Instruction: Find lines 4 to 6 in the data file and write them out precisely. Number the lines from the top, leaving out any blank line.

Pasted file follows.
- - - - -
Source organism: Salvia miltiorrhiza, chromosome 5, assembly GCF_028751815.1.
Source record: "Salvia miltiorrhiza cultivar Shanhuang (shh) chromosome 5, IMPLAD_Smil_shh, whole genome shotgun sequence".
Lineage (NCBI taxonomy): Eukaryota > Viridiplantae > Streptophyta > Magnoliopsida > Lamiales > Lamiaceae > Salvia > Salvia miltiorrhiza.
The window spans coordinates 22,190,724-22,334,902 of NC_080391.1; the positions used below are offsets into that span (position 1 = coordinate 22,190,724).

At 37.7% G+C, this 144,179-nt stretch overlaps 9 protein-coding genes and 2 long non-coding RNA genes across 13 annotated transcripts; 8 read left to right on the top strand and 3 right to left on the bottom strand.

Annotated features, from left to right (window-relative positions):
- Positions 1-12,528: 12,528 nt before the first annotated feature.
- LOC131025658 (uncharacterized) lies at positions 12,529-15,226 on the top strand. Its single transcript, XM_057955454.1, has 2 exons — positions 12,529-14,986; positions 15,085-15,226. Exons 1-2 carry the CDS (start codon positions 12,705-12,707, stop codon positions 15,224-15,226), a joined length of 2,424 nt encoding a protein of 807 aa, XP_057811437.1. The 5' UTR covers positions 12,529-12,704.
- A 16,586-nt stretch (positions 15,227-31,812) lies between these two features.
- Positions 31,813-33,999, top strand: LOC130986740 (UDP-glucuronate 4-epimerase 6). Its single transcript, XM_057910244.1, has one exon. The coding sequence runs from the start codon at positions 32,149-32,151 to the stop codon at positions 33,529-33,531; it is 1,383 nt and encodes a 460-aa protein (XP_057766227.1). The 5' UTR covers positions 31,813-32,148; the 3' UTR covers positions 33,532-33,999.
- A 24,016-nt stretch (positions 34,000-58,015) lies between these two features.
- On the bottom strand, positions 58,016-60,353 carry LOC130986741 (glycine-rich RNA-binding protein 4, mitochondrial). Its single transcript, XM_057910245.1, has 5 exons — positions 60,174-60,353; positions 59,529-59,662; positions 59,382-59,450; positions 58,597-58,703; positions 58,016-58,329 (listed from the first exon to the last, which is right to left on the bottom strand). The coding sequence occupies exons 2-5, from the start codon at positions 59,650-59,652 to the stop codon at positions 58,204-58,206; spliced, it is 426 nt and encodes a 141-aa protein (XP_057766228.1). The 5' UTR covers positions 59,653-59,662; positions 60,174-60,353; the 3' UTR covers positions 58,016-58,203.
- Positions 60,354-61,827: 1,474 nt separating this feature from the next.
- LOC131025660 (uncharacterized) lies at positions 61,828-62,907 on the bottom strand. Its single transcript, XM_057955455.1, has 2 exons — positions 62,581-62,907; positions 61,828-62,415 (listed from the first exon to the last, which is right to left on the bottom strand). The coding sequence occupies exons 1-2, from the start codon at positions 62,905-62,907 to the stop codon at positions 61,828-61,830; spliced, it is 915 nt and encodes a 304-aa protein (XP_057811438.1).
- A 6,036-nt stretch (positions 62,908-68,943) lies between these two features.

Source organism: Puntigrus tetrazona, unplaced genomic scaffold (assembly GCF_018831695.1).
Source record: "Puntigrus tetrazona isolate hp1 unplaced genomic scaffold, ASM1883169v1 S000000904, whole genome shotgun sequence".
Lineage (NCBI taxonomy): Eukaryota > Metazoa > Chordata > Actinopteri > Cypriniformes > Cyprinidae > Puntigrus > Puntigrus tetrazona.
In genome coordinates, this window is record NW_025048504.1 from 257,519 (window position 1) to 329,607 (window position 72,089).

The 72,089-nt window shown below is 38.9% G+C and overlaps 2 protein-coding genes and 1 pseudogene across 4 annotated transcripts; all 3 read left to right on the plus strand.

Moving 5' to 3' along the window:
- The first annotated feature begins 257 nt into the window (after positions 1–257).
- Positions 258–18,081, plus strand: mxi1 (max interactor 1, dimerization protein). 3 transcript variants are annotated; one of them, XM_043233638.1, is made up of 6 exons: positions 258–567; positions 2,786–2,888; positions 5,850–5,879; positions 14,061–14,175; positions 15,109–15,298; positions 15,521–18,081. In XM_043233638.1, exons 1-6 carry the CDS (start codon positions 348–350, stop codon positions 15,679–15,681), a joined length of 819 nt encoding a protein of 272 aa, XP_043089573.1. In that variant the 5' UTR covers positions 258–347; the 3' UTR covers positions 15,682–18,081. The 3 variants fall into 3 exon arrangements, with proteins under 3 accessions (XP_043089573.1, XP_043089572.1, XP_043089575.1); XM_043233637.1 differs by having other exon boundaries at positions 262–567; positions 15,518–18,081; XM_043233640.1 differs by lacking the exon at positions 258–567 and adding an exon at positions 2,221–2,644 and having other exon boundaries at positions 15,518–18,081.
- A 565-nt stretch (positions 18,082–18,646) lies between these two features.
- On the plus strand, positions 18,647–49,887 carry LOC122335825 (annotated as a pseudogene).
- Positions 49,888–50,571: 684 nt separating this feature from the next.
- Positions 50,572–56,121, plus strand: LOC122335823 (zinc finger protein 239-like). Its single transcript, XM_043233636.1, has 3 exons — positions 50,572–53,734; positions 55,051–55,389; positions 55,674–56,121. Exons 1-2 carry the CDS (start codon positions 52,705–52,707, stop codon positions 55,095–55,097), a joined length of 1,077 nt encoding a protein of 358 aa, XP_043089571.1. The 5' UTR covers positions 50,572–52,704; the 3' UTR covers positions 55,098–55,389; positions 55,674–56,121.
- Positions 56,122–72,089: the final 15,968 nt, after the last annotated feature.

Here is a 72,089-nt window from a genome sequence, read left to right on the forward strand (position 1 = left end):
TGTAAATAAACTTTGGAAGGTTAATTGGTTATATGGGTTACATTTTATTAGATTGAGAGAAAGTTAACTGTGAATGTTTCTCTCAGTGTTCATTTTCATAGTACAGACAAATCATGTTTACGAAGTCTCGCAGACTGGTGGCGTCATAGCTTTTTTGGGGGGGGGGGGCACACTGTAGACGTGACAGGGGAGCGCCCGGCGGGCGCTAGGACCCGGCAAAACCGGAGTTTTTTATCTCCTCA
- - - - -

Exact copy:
The window spans coordinates 22,190,724-22,334,902 of NC_080391.1; the positions used below are offsets into that span (position 1 = coordinate 22,190,724).

At 37.7% G+C, this 144,179-nt stretch overlaps 9 protein-coding genes and 2 long non-coding RNA genes across 13 annotated transcripts; 8 read left to right on the top strand and 3 right to left on the bottom strand.

Annotated features, from left to right (window-relative positions):